Originally created 08/31/97

Minimum wage up 40 cents

WASHINGTON -- Millions of Americans have a little extra something to celebrate this Labor Day: a pay raise of 40 cents an hour.

On Monday, the federal minimum wage increases to $5.15 an hour as part of the second phase of an increase approved by Congress last summer. The first phase last fall lifted the nation's standard wage for hourly workers to $4.75 from $4.25, where it had sat unchanged more than five years.

"It helps," said Maria Christina Lopez, a 38-year-old mother of five who has worked six months at a Dairy Queen in Earth, Texas, "because bills and everything are going up."

And the change will affect more people than just the estimated 6.4 million workers who now make below $5.15 an hour.

"We have to raise (all wages) to keep them in line," said Ed Guerra, Ms. Lopez's boss, who runs Dairy Queen restaurants throughout West Texas. "We can't pay a crew leader the same as a (regular) employee."

Overall, about 10 million minimum wage workers will have benefited from either last fall's increase or Monday's increase, the Labor Department says. Some people last fall got raises that were big enough to push them above the new $5.15 minimum, the agency says.

Supporters call the raises welldeserved.

"Corporate profits and earnings for the average worker are rising. This minimum wage increase will help ensure that the lowest-paid

Americans also share in this prosperity," said Labor Secretary Alexis M. Herman.

The increase comes at a time when the booming economy has pulled unemployment down to 4.8 percent - its lowest level since the 1960s.

"Despite the claims of the opposition, raising the minimum wage had no job loss effect," said Jared Bernstein, an economist with the liberal Economic Policy Institute.

But critics who warned there would be consequences - such as reductions in the number of jobs or people's working hours - say the unusually strong economy has simply delayed problems.

"I think there are red flags on the horizon," said Jeffrey H. Joseph of the U.S. Chamber of Commerce.

The increase could, for example, make private companies less likely to hire welfare recipients who lose benefits, Mr. Joseph said.

"I think you'll start seeing the movement from welfare to work will slow down," Mr. Joseph said. "You're now digging deeper into the welfare ranks to people who have fewer skills, yet what we're doing now is increasing the price people have to pay for them."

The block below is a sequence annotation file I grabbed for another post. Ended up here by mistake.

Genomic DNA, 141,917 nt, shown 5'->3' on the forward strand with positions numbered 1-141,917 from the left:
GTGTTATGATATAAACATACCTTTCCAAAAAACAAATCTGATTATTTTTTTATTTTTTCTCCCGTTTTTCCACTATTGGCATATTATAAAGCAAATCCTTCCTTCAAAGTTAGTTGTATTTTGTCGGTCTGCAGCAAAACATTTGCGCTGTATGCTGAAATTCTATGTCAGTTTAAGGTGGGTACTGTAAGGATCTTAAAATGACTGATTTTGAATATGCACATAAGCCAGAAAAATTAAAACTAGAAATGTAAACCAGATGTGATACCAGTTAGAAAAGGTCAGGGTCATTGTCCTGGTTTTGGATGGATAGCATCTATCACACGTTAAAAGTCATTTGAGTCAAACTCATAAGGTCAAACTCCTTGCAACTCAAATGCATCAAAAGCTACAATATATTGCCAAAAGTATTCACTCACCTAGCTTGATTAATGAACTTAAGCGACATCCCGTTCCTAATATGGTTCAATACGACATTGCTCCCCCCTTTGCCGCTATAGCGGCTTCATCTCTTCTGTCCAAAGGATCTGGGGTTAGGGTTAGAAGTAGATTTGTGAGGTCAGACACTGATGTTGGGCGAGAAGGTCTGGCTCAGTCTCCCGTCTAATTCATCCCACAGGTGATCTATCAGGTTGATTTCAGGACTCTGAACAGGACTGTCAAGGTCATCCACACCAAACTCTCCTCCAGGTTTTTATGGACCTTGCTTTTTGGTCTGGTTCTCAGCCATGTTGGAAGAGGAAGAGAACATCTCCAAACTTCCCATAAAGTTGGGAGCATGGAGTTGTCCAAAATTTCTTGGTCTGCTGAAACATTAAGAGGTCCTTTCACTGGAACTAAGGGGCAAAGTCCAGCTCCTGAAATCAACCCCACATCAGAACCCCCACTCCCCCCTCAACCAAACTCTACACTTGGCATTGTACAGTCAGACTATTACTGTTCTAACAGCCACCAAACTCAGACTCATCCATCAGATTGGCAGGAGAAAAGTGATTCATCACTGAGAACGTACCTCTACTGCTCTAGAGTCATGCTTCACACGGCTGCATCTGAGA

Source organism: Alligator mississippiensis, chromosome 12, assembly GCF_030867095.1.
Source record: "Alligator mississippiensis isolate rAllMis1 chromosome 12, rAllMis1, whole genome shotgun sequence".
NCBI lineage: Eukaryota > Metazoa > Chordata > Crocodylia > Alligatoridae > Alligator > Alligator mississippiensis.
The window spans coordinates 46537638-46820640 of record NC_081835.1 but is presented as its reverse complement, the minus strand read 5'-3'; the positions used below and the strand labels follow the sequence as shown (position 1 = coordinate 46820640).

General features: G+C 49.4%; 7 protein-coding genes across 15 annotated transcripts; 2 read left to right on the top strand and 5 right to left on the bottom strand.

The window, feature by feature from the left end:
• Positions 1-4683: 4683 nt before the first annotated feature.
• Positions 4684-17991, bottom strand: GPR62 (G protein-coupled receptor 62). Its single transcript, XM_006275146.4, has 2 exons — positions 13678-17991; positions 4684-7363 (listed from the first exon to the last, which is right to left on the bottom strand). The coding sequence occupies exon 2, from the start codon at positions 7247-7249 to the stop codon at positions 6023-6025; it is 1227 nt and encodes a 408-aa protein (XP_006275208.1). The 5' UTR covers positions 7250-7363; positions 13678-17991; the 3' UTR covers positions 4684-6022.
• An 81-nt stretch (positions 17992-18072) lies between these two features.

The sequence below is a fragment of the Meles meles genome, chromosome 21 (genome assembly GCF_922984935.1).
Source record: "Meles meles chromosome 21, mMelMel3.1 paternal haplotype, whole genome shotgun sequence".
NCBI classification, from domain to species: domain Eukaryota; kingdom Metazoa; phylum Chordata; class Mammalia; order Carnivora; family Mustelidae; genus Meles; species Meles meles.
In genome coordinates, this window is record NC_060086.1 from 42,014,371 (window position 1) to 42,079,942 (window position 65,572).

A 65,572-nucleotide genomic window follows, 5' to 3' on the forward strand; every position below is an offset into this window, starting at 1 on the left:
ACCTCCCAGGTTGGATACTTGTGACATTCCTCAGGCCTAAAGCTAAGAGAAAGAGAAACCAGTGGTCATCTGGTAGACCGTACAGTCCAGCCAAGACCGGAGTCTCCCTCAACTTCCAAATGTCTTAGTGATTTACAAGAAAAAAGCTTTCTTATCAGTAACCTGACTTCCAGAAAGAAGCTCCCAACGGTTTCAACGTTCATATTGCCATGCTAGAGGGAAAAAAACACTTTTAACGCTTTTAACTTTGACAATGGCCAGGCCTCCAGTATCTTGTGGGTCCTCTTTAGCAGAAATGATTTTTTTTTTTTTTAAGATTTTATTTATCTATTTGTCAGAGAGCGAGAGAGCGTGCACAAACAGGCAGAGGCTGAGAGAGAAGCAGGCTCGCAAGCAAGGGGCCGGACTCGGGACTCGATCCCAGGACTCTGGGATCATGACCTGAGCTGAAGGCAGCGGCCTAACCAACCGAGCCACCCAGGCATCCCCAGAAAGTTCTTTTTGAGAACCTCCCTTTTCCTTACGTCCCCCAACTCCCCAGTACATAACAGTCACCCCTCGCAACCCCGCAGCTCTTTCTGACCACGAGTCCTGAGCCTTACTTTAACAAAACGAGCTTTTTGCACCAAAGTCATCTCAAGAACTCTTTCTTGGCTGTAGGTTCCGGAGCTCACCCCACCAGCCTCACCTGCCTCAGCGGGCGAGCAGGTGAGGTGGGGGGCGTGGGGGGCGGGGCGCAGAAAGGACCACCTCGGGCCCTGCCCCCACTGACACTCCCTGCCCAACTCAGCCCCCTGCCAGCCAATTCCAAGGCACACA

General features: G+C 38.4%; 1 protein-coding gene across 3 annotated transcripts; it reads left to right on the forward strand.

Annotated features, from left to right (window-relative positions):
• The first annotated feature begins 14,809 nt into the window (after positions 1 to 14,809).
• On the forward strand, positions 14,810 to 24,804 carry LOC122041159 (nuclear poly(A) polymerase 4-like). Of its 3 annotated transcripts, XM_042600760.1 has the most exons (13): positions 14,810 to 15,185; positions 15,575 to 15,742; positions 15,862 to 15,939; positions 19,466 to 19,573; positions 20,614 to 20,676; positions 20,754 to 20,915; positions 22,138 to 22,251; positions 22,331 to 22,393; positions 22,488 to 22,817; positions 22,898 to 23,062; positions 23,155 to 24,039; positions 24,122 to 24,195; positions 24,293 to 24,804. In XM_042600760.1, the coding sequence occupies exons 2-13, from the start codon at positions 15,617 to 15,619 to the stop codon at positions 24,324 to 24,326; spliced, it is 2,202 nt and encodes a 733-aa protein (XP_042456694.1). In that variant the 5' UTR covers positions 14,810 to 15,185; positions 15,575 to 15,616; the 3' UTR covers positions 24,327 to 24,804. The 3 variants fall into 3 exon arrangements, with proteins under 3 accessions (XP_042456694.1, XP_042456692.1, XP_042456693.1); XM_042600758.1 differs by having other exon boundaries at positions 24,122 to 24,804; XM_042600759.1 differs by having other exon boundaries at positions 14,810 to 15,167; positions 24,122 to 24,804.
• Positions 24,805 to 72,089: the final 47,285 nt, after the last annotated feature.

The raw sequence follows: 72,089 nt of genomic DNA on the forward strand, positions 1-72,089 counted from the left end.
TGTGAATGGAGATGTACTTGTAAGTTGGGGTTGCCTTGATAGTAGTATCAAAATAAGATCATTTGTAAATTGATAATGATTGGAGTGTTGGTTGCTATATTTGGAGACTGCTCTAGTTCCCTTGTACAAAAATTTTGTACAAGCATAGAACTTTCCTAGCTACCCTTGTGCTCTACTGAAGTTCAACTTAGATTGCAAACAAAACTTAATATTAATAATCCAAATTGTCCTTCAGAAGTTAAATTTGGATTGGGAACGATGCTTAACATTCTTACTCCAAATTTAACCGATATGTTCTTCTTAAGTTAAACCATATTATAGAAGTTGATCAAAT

More than 90 percent of the Americans receiving the minimum wage work in private-sector jobs such as retail stores and restaurants, sales or private household jobs like housekeepers.

Of those getting the raise, roughly 57 percent are women, 32 percent are youths ages 16 to 19, and 55 percent work part time, according to the Labor Department.

Monday's increase is the 25th since the minimum was first instituted in 1938 at 25 cents an hour. At the new rate, yearly earnings for full-time work at minimum wage will be about $10,300.

In contrast, the government said the 1995 poverty level - the latest year available - was about $15,600 for a family of four.

To alleviate fears that small companies could be hurt, Republican lawmakers won tax breaks for small firms before agreeing to the wage increase last year.

Yet even young workers - among the most vulnerable to labor market pressures - appear to have been unscathed. Their unemployment rate also is down.

"There's a lot of young people who are starting off at minimum wage," said Juan Harrington, a part-time worker at a Washington area Safeway, who makes just above the minimum wage. "This will put a little more money in their pockets, too."

And labor advocates already are clamoring for an even higher minimum. Sen. Edward Kennedy, D-Mass., has introduced a bill that would boost it to $7.25 an hour by 2002.

But, warns John Doyle, spokesman for the Employment Policies Institute, a higher minimum can attract students who might not otherwise work, displacing less-educated adults.

"The higher wage attracts higher-skilled employees," said Mr. Doyle. "As an employer, I can be told how much to pay, but I can't be told who I have to pay it to."


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